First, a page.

Wednesday, December 31, 2008

The Demons History Bequeaths Us - 2

Norman Cohn (not a Jew, in spite of his name), on the Joachite prophecy, one of the longest-lasting millenarian ideas ever, according to which human history will go through three stages: the Age of the Father, or the Law; the Age of the Son, or the Gospel, and the third, still in the future, which will be the Age of the Spirit. The first had been the age of fear and servitude; the second, the age of faith and filial submission; the third would be the age of love, joy, freedom, when knowledge of God would be revealed to all.

Joachim of Fiore lived in the 12th century. Yet his ideas have had a very long shelf life, and when Cohn wrote about him, in the 1950s, they were still very much alive:
For the long-term, indirect influence of Joachim's speculations can be traced right down to the present day, and most clearly in certain 'philosophies of history' of which the Church emphatically disapproves. Horrified though the unworldly mystic would have been to see it happen, it is unmistakably the Joachite phantasy of the three ages that reappeared in, for instance, the theories of historical evolution expounded by the German idealist philosophers Lessing, Schelling Fichte, and to some extent Hegel; in Auguste Comte's idea of history as an ascent from the theological through the metaphysical up to the scientific phase, and again in the Marxian dialectic of the three stages of primitive communism, class society and a final communism which is to be the realm of freedom and in which the state will have withered away. And it is no less true - if even more paradoxical - that the phrase "The Thiid Reich", first coined in 1923 by the publicist Moeller van den Brueck and later adopted as a name for the 'new order' which was supposed to last a thousand years, would have had but little emotional significance if the phantasy of a third and most glorious dispensation had not, over the centuries, entered into the common stock of European social mythology. (Page 108-9)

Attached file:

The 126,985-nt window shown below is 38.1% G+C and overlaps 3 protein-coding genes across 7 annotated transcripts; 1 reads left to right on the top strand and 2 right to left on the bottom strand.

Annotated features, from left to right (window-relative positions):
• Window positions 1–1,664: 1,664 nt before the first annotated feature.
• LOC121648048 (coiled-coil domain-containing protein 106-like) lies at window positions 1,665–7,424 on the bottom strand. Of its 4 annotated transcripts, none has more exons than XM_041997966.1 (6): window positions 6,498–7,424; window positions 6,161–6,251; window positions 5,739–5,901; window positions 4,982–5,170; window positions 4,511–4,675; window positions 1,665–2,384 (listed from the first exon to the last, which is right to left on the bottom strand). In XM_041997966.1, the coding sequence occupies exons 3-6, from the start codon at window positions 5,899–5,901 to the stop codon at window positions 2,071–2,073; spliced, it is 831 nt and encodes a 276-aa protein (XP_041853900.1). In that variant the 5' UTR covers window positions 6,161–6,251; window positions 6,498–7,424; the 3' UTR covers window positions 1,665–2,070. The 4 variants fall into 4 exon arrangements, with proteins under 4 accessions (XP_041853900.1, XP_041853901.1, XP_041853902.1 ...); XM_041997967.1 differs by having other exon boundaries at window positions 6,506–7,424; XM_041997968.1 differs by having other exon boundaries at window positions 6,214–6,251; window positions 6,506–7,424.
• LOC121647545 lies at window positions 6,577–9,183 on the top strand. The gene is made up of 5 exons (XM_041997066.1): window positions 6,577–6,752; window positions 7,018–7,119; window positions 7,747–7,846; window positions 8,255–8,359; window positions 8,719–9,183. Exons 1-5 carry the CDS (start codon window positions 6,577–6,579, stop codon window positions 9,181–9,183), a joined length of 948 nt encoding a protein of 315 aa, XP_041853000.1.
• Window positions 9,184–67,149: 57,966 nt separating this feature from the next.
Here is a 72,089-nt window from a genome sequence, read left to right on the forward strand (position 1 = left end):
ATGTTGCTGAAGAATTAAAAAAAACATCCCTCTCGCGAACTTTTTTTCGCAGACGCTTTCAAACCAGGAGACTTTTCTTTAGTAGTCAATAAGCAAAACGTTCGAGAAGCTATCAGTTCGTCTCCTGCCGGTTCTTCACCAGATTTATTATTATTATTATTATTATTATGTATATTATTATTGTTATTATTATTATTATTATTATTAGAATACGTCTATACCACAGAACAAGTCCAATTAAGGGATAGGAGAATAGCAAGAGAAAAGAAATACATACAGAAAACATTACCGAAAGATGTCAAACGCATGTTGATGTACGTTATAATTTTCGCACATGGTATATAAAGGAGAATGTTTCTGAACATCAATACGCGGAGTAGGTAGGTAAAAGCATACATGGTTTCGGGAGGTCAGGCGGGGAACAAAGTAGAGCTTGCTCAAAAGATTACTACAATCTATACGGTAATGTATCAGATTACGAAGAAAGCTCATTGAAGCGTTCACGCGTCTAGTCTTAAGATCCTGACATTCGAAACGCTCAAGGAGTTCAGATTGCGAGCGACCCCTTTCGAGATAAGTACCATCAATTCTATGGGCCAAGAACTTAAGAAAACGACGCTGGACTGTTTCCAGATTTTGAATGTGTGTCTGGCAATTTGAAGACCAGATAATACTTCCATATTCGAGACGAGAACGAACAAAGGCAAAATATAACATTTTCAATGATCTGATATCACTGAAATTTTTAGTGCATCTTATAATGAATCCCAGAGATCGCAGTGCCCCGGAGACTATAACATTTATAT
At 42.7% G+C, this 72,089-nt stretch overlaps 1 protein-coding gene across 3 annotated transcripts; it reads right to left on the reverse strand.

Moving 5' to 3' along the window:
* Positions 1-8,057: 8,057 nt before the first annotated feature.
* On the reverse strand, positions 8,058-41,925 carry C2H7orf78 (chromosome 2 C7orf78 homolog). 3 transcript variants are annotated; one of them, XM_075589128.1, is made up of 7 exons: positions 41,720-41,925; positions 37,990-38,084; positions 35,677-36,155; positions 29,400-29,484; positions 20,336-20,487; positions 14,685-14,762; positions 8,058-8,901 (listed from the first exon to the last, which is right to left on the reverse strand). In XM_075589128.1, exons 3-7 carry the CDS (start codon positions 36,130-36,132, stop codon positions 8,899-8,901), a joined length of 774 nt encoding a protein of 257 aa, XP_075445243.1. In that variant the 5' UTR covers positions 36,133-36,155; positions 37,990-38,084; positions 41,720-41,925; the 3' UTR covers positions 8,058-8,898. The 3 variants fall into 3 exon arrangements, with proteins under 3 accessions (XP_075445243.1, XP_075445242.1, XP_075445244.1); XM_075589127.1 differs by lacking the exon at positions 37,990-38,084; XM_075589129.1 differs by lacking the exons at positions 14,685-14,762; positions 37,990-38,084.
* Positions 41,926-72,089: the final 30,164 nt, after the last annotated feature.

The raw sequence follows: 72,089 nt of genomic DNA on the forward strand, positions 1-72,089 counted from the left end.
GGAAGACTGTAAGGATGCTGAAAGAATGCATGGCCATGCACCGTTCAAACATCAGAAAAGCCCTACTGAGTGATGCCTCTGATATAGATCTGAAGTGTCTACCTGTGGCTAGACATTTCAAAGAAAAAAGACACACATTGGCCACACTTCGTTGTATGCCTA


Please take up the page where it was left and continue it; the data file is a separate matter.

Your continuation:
The final paragraph of the book:
The old religious idiom has been replaced by a secular one, and this tends to obscure what otherwise would be obvious. For it is the simple truth that, stripped of their original supernatural sanction, revolutionary millenarianism and mystical anarchism are with us still. (Page 286)
One constant of the millenarian phenomenon was that the millenarian leaders almost invariably were burned at the stake, whether in the 6th century or the 16th. That no longer happens. A second constant was that before they were burned, they massacred the local Jews. Though, truth be told, one didn't need to be a millenarian to slaughter one's Jewish neighbors. You may of course contend that ideas that flourished at the center of European culture for centuries and were still thriving a mere fifty years ago, have now all disappeared, but you'd have to demonstrate how and why. Irrational thought disguising itself as rational is still rampant, and hatred of the Jews likewise, after all.

Norman Cohn, The Pursuit of the Millenium, Revolutionary Millenarians and Mystical Anarchists of the Middle Ages, Paladin, 1970. The book seems unavailable at Amazon, more the pity, but at Worldcat they'll tell you which is the library nearest to you that has it - all you need to do is tell them where you are, anywhere in the world. It has also been translated to many languages, as befits a magnificent work of history that is still a great read, more than fifty years since its first publication.

1 comment:

Fabián said...

I was introduced to a chapter of Cohn's book at my university in Argentina and loved it. Later, I tried to buy it, but it was too expensive for me.
One day, rutinely checking the usually non-interesting books the Library of Social Sciences at TAU discards and sells for 5 shekels, I found it. You can't imagine my joy.
Excellent book, finished reading it six months ago.